This weekend Jack turned one and we celebrated with a little party. It has never felt so appropriate to celebrate the completion of a year, we probably should have served champagne. This year has been tough, I don’t think I realized exactly how tough until I had the chance to look back and reflect on it. When you’re in the middle of something emotionally, mentally and spiritually difficult you just “push through.” You do it. People ask how you can bear handing your son over to the anesthesiologists as they take him away for surgery: “How do you do it?” they say. “I just can’t imagine,” they say. Because it is true, until you go through something painful and difficult you can’t imagine, and if you do try to imagine you become anxious and fearful which isn’t good either. But when you are in the middle of it you let go of the “how-did-this-happens” and you simply deal with what is in front of you, moment by moment. That is what last year was all about: the moments. The painful ones AND the joyful ones.
Now that is has been a year, and I think of what Jack has been through–what we have been through, the sum of it seems so huge. Something far beyond anything I ever thought I could handle. But the truth is we took it moment by moment and we weren’t alone. Which is really what Jack’s birthday was all about: celebrating the year and all the people who helped us get through it. We had a great time.
Two Tough Runs:
Sunday marked three weeks until the CHaD half marathon. I’m nearing the taper! But not before completing two of the toughest runs this training cycle.
The first was my long run on Saturday. I had planned a 16 miler on a hilly route. Wednesday’s track workout was relatively relaxed so I toyed with the idea of doing a steady state run on Friday or inserting some half-marathon race pace miles into my sixteen miler (and idea I borrowed from Michele of NYCRunningMama.com). I decided I needed a more relaxed run on Friday and opted to try the race pace miles in the middle of my long run. Going into the run I broke down the run into three segments: the hilly warm up (1-5), the race pace miles (5-10) and the cool down home (10-16). The race pace miles seemed a bit scary to me. I needed to run 7:15 min/mile. But in a way I was also confident, I’ve had really strong tempo runs and knew that 7:15 would feel easier than my tempo pace.
Hilly Warm Up (1-5.8): The first few miles were comfortable (although chilly) and I felt really strong on the 400ft hill climb from mile 3.5 to 5.5. I allow my pace to be easy and comfortable: 9:41; 8:53; 8:45; 8:28; 9:15; 7:11 (.80). I crested the hill at 5.5 and wanted to allow myself time to recover before I started the race pace miles. I hit lap at 5.8.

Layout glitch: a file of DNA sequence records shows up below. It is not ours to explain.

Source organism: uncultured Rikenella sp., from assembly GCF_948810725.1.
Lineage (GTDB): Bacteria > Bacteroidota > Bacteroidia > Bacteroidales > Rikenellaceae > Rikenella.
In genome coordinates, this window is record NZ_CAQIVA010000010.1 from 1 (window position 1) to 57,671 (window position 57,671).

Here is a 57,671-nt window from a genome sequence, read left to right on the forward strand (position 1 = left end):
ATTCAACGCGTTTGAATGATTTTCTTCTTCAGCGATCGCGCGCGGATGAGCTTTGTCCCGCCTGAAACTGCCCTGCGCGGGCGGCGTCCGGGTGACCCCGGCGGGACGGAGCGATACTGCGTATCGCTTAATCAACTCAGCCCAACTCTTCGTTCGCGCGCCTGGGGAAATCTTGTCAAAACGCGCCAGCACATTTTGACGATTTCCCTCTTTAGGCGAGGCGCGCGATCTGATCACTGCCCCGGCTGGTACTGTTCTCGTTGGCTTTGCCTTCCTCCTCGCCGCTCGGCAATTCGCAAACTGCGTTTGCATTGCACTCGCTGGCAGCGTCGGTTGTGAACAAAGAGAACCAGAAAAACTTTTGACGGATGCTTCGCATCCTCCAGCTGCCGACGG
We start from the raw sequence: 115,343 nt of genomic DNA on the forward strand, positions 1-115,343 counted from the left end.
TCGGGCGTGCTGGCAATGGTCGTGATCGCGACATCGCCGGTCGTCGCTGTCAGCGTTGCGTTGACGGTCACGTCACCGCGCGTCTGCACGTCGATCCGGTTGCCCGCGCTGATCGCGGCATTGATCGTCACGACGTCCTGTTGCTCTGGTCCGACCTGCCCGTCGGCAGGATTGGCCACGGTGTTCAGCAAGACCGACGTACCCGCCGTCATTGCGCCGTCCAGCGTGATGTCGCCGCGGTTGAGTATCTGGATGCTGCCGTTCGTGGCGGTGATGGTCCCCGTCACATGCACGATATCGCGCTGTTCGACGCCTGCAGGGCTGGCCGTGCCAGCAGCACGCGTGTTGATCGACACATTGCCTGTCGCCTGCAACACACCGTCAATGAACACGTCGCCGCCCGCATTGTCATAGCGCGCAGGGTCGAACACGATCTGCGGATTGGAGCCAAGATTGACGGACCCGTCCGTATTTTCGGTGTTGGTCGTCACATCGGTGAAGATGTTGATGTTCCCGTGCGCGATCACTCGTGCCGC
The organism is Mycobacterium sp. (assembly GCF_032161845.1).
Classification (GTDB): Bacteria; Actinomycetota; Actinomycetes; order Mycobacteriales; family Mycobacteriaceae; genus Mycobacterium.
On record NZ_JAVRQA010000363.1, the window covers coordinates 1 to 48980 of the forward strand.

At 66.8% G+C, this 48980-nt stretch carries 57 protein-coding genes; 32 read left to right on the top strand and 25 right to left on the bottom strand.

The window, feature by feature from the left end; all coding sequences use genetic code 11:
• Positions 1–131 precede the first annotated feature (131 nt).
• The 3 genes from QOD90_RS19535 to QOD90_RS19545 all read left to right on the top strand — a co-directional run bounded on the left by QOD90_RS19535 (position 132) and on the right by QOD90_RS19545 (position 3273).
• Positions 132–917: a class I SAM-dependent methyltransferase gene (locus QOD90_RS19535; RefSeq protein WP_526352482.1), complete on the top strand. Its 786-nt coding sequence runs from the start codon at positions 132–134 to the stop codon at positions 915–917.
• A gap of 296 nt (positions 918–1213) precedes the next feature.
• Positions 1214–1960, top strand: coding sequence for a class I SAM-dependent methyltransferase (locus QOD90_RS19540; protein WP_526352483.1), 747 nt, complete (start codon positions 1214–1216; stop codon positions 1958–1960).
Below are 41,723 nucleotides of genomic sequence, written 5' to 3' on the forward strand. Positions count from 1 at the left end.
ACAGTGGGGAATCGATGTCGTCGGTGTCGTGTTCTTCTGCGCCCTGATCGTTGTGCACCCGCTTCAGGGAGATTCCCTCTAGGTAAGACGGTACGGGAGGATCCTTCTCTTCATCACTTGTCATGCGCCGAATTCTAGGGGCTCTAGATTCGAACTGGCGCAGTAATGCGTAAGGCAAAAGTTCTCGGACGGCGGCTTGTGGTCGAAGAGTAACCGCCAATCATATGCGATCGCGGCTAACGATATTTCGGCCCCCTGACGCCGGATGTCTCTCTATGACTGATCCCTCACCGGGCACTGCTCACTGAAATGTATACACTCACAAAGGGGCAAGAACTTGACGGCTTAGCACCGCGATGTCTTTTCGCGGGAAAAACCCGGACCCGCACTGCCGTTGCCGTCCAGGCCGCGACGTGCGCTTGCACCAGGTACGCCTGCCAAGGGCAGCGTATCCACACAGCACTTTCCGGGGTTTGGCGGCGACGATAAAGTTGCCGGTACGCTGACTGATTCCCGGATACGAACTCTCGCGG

Race Pace Miles (5.8-11.8) I was surprised at how good these miles felt. I was up to race pace before I hit the lap at 5.8 and just cruised down the road without looking at my watch to often. It was easy to get lost in the beauty of the misty morning and the just-beginning-to-turn leaves. The road is widing and has a few rolling hills. The first mile blipped by at 7:11. At that point I became a little worried that I was running too fast and that I might end up slowing down over the course of the five miles. But the next mile ticked by at 7:13. I thought that was more like it and decided to settle in there. The pace felt comfortable and I felt strong the next three miles went by easily: 7:08, 7:03 and 6:59. There were a few little hills in there too. I kind of couldn’t believe it. I mean this is what is supposed to happen if you train right, race pace is supposed to feel comfortable, but if you had asked me in April if I could sustain 7:15 over the course of 13.1 miles I would have laughed. That was close to my 5K pace at that point. But now I feel confident that I can sustain that pace over 13.1 miles. The last mile I pushed a little hard to get it under 7, just for the heck of it and also because I ran past Dunkin Donuts at this point and if I run too slow past Dunkin on an early Saturday morning I risk being lured in by the delicious aroma of coffee.